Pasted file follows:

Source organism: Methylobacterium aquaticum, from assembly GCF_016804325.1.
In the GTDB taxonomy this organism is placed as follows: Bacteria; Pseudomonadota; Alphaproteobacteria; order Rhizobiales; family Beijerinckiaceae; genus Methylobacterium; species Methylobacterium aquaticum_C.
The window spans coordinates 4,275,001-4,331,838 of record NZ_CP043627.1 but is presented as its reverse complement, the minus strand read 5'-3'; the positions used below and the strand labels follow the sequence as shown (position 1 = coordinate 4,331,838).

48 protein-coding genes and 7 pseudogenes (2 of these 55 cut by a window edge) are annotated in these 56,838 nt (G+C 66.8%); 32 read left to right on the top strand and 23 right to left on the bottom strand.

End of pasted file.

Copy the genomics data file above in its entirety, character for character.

Source organism: Methylobacterium aquaticum, from assembly GCF_016804325.1.
In the GTDB taxonomy this organism is placed as follows: Bacteria; Pseudomonadota; Alphaproteobacteria; order Rhizobiales; family Beijerinckiaceae; genus Methylobacterium; species Methylobacterium aquaticum_C.
The window spans coordinates 4,275,001-4,331,838 of record NZ_CP043627.1 but is presented as its reverse complement, the minus strand read 5'-3'; the positions used below and the strand labels follow the sequence as shown (position 1 = coordinate 4,331,838).

48 protein-coding genes and 7 pseudogenes (2 of these 55 cut by a window edge) are annotated in these 56,838 nt (G+C 66.8%); 32 read left to right on the top strand and 23 right to left on the bottom strand.